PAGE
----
Seeking to understand the key elements that contribute to successful team science, we studied a number of NIH research teams to discover the secrets of their success. The results are examined in the second edition of Collaboration and Team Science: A Field Guide, which contains new insights from individuals, teams, and organizations around the world.

What are the 10 Elements of Successful Teams? Read on to find out.

L. Michelle Bennett, Christophe Marchand

Newly Discovered Mutation Causes Eye Disease

1 mes 3 weeks ago

The Human Genome Project gave scientists an incredible roadmap of the thousands of genes used to construct the human body. However, many individuals harbor DNA that differs markedly from the standard reference sequence produced by that initiative, and these variations can have profound implications for a person’s health. A recent study led by IRP scientists has uncovered yet another of these genetic variants, a rare mutation that causes the eye disease retinitis pigmentosa.

Brandon Levy

A Hiatus From Food Could Benefit Asthma Patients

2 meses 1 week ago

Between fast-food outlets, vending machines, and food trucks — not to mention good old-fashioned home cooking — many people face no shortage of opportunities to eat. But as satisfying as a crisp potato chip or a moist pork chop may be, people with asthma and many other conditions may prefer to resist tasty temptations if it means alleviating some of their symptoms. In a small pilot study, IRP researchers found evidence that abstaining from food for 24 hours could inhibit some of the cellular processes that cause asthmatics’ breathing problems.

Brandon Levy

A Summer Dive Into NIH History

2 meses 2 weeks ago

With summer winding down, it's about time we took another dive into some NIH history! These new additions to the NIH Stetten Museum collection feature some of the most prominent investigators ever to walk the NIH campus, including a Nobel prize winner and a scientist who made important discoveries about how electricity travels between neurons. 

Michele Lyons

Repurposed Drugs Could Curb Cancer Drug Resistance

2 meses 3 weeks ago

Much of the time, new therapies are built from the ground up, with researchers closely scrutinizing a specific molecule or cellular process and designing compounds that can influence it. In some cases, however, scientists take the opposite approach, throwing a multitude of therapeutic darts at the disease dartboard to see what sticks, and then working backwards to unravel why a drug was effective. IRP researchers recently used this method to identify potential treatments for drug-resistant ovarian cancer and determine how some of those tumors become impervious to a particular chemotherapy.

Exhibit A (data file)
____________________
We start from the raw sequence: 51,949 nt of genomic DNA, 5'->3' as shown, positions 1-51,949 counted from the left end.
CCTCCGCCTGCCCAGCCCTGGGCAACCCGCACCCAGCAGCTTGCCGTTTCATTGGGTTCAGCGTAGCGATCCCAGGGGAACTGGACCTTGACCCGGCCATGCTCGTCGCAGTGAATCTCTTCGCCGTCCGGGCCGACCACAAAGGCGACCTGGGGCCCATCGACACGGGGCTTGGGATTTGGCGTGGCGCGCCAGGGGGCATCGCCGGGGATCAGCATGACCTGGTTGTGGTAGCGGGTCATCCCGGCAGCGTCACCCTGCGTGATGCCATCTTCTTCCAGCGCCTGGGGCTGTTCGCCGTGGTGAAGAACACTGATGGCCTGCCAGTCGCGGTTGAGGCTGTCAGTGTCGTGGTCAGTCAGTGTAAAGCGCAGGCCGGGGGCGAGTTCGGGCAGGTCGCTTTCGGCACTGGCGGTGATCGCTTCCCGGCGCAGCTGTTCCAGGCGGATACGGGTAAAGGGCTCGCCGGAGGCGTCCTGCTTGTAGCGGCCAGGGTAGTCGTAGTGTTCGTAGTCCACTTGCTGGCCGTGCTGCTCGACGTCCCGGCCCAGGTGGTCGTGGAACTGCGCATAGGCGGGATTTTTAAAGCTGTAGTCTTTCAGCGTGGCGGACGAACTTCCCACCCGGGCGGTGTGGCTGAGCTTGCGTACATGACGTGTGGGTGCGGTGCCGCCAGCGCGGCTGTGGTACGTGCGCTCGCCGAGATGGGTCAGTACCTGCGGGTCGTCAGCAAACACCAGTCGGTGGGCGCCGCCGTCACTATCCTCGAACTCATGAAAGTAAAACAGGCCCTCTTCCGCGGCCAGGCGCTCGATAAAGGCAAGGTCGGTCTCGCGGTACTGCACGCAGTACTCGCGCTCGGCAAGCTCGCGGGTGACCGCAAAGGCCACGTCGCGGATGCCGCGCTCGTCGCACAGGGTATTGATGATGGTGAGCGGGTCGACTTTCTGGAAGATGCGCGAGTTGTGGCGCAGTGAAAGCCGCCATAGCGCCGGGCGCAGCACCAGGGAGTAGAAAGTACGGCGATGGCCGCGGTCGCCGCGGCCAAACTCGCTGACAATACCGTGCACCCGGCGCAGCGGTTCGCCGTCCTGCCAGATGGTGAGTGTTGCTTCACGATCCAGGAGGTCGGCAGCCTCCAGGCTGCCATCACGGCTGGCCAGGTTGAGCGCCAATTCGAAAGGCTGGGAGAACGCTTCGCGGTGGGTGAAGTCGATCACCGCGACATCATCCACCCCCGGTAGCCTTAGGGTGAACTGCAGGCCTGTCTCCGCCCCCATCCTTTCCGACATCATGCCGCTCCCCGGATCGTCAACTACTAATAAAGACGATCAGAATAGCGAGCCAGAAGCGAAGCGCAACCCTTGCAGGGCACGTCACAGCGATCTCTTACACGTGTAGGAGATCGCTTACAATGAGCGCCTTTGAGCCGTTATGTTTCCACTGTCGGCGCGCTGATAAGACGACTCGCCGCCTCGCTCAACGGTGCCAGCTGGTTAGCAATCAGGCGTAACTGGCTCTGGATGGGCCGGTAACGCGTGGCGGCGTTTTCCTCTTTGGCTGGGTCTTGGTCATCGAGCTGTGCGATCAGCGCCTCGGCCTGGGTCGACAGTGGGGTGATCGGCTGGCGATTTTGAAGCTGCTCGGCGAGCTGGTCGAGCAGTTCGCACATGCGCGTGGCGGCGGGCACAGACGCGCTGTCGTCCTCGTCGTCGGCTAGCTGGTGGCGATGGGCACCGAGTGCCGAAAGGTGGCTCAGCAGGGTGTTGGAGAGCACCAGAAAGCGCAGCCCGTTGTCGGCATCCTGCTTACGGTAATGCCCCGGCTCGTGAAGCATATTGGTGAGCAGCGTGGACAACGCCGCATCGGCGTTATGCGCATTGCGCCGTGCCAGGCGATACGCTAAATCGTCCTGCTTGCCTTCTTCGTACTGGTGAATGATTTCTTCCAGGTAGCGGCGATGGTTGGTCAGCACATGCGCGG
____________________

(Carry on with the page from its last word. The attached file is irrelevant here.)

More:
Brandon Levy

IRP Interns Shine at Summer Poster Day

3 meses ago

Upon entering the sunny foyer of the NIH’s Natcher Conference Center last Thursday, I was immediately struck by a burst of loud, excited chatter. As it always is on NIH’s annual Summer Poster Day, the building was filled with hundreds of high school and college students and the scientists, families, and friends who had turned out to see what these young men and women had spent the summer doing.

Brandon Levy

Molecular Factors Underlie Mouth’s Head Start on Healing

3 meses ago

As an impatient eater, I find myself burning or biting the inside of my mouth more often than I’d like. Fortunately, these injuries tend to heal within a day or two, whereas wounds like nicking my finger with a knife or scraping my knee seem to take a week or longer to disappear. My personal impressions have now been confirmed by a new NIH study that uncovered major differences in the way the mouth and skin repair themselves, pointing to potential therapeutic targets that could speed healing.

Brandon Levy

Doctor Data: How Computers Are Invading the Clinic

3 meses 2 weeks ago

For most of their history, computers have been limited to mindlessly executing the instructions their programmers give them. However, recent advances have given rise to the intertwined fields of artificial intelligence (AI) and machine learning, which focus on the creation of computer programs that can operate independently and even teach themselves to perform specific, specialized tasks. In 2013, the online PubMed database listed only 200 research publications related to ‘deep learning,’ a new type of machine learning that has shown success for particularly difficult tasks like object and speech recognition. Just four years later, in 2017, that number exceeded 1,100.

Brandon Levy